“Education consists mainly of what we have unlearned.” (Mark Twain)
    It’s sad how many people’s health is harmed in this ever-evolving process.

  9. Nick K says:

    This is a stunning result, completely at odds with conventional wisdom, but how does it square with the well-established health benefits of the Mediterranean diet (lots of olive oil)?

    1. David Morgenstern says:

      Also lots of meat and dairy fat.
      The bottom line is that the main factor deciding the influence of nutrition on health is caloric intake. if you eat as much as you spend, you’ll be healthier than if you’re intake is higher, simply as that – regardless of which diet you’re using – japanese, chinese, indian or Med.

    2. HFM says:

      All else being equal, if you swap out corn oil (mostly omega-6 polyunsaturated fat) with olive oil (high in monounsaturated fat), you are almost certainly doing your health a favor. It’s pretty well established that corn oil (and others like it) are pro-inflammatory.

      Also, the Mediterranean diet does some other things right. If you’re going to eat carbs, better to have slow-digesting starches cut with some fat, so that they won’t give you insulin spikes. A chunk of bread dipped in olive oil or a handful of nuts is going to be much more satisfying than the fat-free cookies I grew up snacking on. (Yes, I had health-conscious parents…and I was straight-up obese, despite their efforts to keep me on a “healthy” diet.)

      It seems to be the case that a typical Western diet (high sugar, high protein) causes pathological increases in cholesterol, and that by trimming the excess sugar and protein with a “Mediterranean-style” diet, you can decrease total cholesterol in a way that genuinely reflects improved health (mostly via lowering triglycerides). It also seems to be the case – and this is what the field has resisted, kicking and screaming – that by limiting non-polyunsaturated fats, you will produce a pathological *decrease* in total cholesterol (largely via lowering HDL) that increases the risk of certain diseases, particularly stroke.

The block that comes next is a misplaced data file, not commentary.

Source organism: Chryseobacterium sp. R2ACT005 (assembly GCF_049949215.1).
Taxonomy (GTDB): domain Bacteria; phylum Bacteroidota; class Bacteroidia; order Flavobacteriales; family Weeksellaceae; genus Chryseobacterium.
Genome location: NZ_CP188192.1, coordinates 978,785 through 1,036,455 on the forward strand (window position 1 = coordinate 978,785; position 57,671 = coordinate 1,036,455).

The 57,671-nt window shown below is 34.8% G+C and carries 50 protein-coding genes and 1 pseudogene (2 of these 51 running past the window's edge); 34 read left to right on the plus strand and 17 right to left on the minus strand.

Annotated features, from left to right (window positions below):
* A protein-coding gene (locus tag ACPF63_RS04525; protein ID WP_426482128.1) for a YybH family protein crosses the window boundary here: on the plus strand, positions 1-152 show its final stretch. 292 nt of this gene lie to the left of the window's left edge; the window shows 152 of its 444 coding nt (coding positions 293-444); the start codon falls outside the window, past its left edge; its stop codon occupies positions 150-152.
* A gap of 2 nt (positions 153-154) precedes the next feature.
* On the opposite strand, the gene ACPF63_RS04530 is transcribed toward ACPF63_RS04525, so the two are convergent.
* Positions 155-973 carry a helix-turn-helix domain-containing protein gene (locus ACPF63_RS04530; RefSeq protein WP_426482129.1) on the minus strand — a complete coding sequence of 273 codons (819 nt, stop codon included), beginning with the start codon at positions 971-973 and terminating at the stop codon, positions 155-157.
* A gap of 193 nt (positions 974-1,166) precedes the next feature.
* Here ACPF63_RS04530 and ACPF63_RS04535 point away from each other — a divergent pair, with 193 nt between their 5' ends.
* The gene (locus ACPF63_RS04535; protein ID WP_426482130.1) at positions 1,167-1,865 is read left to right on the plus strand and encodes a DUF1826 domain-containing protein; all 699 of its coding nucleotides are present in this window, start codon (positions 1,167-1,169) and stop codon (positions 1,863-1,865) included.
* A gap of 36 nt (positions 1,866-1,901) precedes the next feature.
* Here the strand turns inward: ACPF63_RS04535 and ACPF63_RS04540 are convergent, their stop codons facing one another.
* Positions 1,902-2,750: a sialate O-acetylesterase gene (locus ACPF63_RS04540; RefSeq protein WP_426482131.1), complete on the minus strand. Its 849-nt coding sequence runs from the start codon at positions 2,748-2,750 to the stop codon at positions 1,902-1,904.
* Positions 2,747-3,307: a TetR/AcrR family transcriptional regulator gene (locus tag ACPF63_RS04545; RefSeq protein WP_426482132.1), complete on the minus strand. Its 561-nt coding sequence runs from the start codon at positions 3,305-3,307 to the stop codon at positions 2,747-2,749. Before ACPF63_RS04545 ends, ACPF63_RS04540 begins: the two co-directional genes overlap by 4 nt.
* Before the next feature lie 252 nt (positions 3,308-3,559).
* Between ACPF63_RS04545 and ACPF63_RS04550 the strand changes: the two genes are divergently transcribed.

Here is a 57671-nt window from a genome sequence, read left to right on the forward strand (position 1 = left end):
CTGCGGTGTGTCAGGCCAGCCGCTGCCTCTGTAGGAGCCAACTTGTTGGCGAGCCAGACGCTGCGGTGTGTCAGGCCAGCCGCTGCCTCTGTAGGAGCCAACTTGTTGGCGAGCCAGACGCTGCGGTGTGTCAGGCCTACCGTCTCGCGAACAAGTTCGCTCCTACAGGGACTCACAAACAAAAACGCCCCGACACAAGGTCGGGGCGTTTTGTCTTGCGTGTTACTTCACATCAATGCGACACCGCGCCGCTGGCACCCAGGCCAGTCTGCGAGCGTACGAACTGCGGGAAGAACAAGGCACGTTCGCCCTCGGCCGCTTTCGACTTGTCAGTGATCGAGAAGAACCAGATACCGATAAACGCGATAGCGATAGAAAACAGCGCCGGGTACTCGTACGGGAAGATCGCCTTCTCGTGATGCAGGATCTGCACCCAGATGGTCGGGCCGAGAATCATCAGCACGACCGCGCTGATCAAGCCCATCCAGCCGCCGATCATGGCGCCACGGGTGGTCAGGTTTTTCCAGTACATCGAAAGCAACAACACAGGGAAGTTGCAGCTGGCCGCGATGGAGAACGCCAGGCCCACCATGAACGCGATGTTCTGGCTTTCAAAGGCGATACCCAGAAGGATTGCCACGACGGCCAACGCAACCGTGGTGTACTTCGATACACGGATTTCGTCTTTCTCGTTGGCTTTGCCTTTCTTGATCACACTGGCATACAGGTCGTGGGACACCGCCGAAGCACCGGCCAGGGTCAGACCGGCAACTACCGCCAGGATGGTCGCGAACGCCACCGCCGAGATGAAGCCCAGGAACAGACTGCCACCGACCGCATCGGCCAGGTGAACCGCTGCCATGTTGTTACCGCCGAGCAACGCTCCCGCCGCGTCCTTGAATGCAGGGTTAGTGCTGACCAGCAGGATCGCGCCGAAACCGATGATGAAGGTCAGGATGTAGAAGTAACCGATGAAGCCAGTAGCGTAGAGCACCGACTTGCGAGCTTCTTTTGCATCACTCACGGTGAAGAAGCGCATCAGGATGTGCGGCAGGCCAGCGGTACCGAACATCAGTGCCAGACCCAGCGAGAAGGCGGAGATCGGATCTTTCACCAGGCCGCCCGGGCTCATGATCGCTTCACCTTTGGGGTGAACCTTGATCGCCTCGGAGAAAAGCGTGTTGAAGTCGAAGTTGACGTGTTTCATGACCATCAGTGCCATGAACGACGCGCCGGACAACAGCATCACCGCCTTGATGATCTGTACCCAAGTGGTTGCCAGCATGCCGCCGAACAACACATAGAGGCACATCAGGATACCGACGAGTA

10. cthulhu says:

    The human nutrition researchers need to be hit upside the head with Diax’s Rake:'s_Rake

  11. Quercus says:

    I’m reminded of my own experience as a young grad student in the early 90s: I kept generating data that conflicted with well known dogma in a closely related field. Despite using a range of experimental techniques and conditions, my results very consistently pointed to the “wrong” result.

    The consensus among my advisors was that I must have been doing something wrong and that it would be foolish of me to pursue the results, especially if I wanted to finish my Ph.D. in a reasonable amount of time. I had several very prominent scientists on my thesis committee, including someone who was seen as a likely Nobel candidate. Since I was still a pretty new student, I grudgingly accepted their advice, and I dropped the work to start on a “safer” project. I figured that they must “know better.”

    Three years later, another lab overturned the dogma with a paper that made the cover of Nature, presenting experiments not very different from the ones I performed.

    Key lesson: if you design and perform your experiments well, including your controls, then trust your data, not your dogma!

  12. johnnyboy says:

    A few years back in a CRO I supervised a study in ApoE ko mice where not only fish oil extract but also the pravachol control actually increased the size of atherotic plaques, pretty clearly and with a nice dose-response. Didn’t hear from that sponsor again…

  13. Renee says:

    I certainly remember growing up in the 1960s when butter was constantly blasted as leading to heart disease and various other maladies, and how we should all give it up and only use margarine. There were constant ads on TV for this and that brand of margarine. But nowadays, margarine is rarely advertised, and there’s a lot less of it on store shelves. And it seems butter is back, though now there are lower fat versions of it, as well.

    Back to the issue of doctors and cholesterol – I’m a woman in her 50s, who recently was sent to a urologist for a possible kidney stone. While taking my medical history, he asked me which cholesterol-lowering drug did I take. I told him I don’t take any, since I don’t have high cholesterol. He glumly said “Well, you’re one of the few.” Is it de rigueur for people to be pressured into taking these drugs?

    1. Carya says:

      Interesting question. I have mildly elevated total cholesterol (200-230 mg/dL, with HDL, HDL/LDL, and triglycerides generally OK). About three months ago my primary care physician recommended that I initiate statin therapy. When I indicated a desire to first do some cost/benefit and side effects research, he unilaterally terminated me as a patient in his practice. And here I thought doctors wanted their patients informed and involved in their own health care. Silly me.